QCon -- It's Not Just for Architects!
QCon, my very favorite tech conference, is right around the corner and I'm already wishing I had the powers of The X-Men's Multiple Man, so that I could get to more sessions! (I actually wish that a lot.)
I've been to quite a few trade shows and user conferences in my 15-plus years on the tech beat. I don't mean to sound pollyanna, but most of them have been pretty good events. But in terms of the quality and scope of its content, QCon stands out. Conference organizers characterize it as a "practitioner-driven event." I think of it as the Cornucopia Conference.
This is the fourth year for the San Francisco event; there have also been four QCon's in London, two in Beijing, two in Tokyo, and one in Sao Palo, Brazil. The conference is a joint venture of the InfoQ online enterprise software community (whence it gets its name) and Trifork, a provider of financial and public-sector IT solutions in Denmark. Conference organizers expect about 550 attendees this year.
I chatted last week about this year's conference with Floyd Marinescu, CEO of C4Media, which organizes the QCon events.
"This conference is a combination of things that make you think and things that you can apply," he said. "That makes us different from many development conferences, which seem to be mostly about the latest APIs. We're trying to encourage more software generalists, and that requires historical perspective, so our keynotes are always a combination of old guys with beards and fair-faced young technologists."
Among the 80 speakers booked for this year's QCon is a rock-star lineup of old-timers and young turks, including: Dan Ingalls, the principal architect of five generations of the Smalltalk environment; Twitter engineer Nick Kallen, author of Arel, NamedScope, Cache Money, and Screw.Unit, and co-author of FlockDb, Twitter's distributed graph database; Martin Fowler, chief scientist at ThoughtWorks and (his words) "Loud-Mouth on Object Design;" Patrick Copeland, Google's director of engineering; Michael Nygard, author of Release It: Design and Deploy Production-Ready Software; Randy Shoup, distinguished architect in the eBay Marketplace Architecture group; Stuart Halloway, author of Programming Clojure and Rails for Java Developers; and Dan North, who coaches teams in Agile and lean methods, and originator of Behavior-Driven Development (BDD).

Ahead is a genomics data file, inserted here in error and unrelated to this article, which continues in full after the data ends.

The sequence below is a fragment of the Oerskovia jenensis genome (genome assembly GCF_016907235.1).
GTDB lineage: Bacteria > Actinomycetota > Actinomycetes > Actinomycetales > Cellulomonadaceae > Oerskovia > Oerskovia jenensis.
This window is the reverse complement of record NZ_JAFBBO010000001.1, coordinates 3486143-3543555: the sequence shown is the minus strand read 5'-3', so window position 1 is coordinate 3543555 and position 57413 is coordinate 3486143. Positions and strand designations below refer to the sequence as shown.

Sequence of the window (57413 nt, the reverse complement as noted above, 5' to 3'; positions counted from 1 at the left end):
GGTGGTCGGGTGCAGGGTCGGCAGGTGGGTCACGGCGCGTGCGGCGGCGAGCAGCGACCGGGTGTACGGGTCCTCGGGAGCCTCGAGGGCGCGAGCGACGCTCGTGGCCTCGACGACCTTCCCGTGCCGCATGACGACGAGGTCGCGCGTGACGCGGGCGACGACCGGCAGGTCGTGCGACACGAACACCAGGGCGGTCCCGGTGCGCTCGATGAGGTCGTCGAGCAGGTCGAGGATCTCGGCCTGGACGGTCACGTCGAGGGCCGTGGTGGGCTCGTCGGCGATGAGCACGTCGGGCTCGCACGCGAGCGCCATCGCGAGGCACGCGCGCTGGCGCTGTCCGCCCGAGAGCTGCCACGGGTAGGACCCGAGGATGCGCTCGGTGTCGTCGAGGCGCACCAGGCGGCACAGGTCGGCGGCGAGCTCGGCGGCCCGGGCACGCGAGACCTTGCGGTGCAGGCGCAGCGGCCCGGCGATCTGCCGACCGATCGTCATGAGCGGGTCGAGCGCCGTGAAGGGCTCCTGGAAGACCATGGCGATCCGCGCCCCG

"QCon is definitely an event that's trying to push the envelope," Marinescu said. "We want QCon to be a force that's helping our community to evolve, but with a sense of what it's evolving from."
Marinescu is especially proud of another new track, "Architectures you've always wondered about," which he helped to develop with Randy Shoup, and which looks at some of the most well-known and high-volume Web applications in the world, including Twitter, Netflix, Zynga, Amazon S3, Facebook, LinkedIn and eBay, among others.
My one complaint about this show: They keep billing it as "designed for team leads, architects and project management." I get why they do it, but this is a show for codederos, too. One of this year's new tracks, "Dev and Ops: A Single Team," should be of particular interest to developers. The track "explores the challenges of bringing both Development and Operations together into a single team." (And no, it's not being held in a padded room.)
"There's definitely a part of the culture, especially in the U.S., who see 'architect' as a bad word," Marinescu said. "But I do think that's changing. And when we say 'architect,' we don't mean an ivory tower guy. We mean a guy who is both designing and coding, and maybe getting more involved in solutions architecture and putting the pieces together."
The fourth annual QCon San Francisco event runs from November 1-5. Videos of keynotes and presentations from previous events are available on the QCon and InfoQ sites for free.
Posted by John K. Waters on October 26, 2010 at 10:53 AM